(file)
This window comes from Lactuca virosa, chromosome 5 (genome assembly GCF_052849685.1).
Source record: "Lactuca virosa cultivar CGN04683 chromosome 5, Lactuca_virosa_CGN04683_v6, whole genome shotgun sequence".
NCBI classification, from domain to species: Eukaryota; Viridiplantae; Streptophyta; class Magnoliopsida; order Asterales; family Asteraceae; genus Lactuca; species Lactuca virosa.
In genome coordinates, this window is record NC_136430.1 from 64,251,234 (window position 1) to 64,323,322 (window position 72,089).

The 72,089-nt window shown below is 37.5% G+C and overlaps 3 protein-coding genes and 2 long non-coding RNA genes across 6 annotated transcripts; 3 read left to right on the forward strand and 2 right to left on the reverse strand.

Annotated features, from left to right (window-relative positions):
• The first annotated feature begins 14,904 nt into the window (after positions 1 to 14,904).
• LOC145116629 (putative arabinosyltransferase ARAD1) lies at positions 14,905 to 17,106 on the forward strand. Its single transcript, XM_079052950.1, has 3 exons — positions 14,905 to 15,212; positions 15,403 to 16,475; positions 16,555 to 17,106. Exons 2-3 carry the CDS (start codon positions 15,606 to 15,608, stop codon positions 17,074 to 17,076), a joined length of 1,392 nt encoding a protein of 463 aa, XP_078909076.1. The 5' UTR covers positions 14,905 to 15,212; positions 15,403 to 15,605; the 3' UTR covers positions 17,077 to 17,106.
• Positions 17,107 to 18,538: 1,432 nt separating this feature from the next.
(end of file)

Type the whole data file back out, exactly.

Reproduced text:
This window comes from Lactuca virosa, chromosome 5 (genome assembly GCF_052849685.1).
Source record: "Lactuca virosa cultivar CGN04683 chromosome 5, Lactuca_virosa_CGN04683_v6, whole genome shotgun sequence".
NCBI classification, from domain to species: Eukaryota; Viridiplantae; Streptophyta; class Magnoliopsida; order Asterales; family Asteraceae; genus Lactuca; species Lactuca virosa.
In genome coordinates, this window is record NC_136430.1 from 64,251,234 (window position 1) to 64,323,322 (window position 72,089).

The 72,089-nt window shown below is 37.5% G+C and overlaps 3 protein-coding genes and 2 long non-coding RNA genes across 6 annotated transcripts; 3 read left to right on the forward strand and 2 right to left on the reverse strand.

Annotated features, from left to right (window-relative positions):
• The first annotated feature begins 14,904 nt into the window (after positions 1 to 14,904).
• LOC145116629 (putative arabinosyltransferase ARAD1) lies at positions 14,905 to 17,106 on the forward strand. Its single transcript, XM_079052950.1, has 3 exons — positions 14,905 to 15,212; positions 15,403 to 16,475; positions 16,555 to 17,106. Exons 2-3 carry the CDS (start codon positions 15,606 to 15,608, stop codon positions 17,074 to 17,076), a joined length of 1,392 nt encoding a protein of 463 aa, XP_078909076.1. The 5' UTR covers positions 14,905 to 15,212; positions 15,403 to 15,605; the 3' UTR covers positions 17,077 to 17,106.
• Positions 17,107 to 18,538: 1,432 nt separating this feature from the next.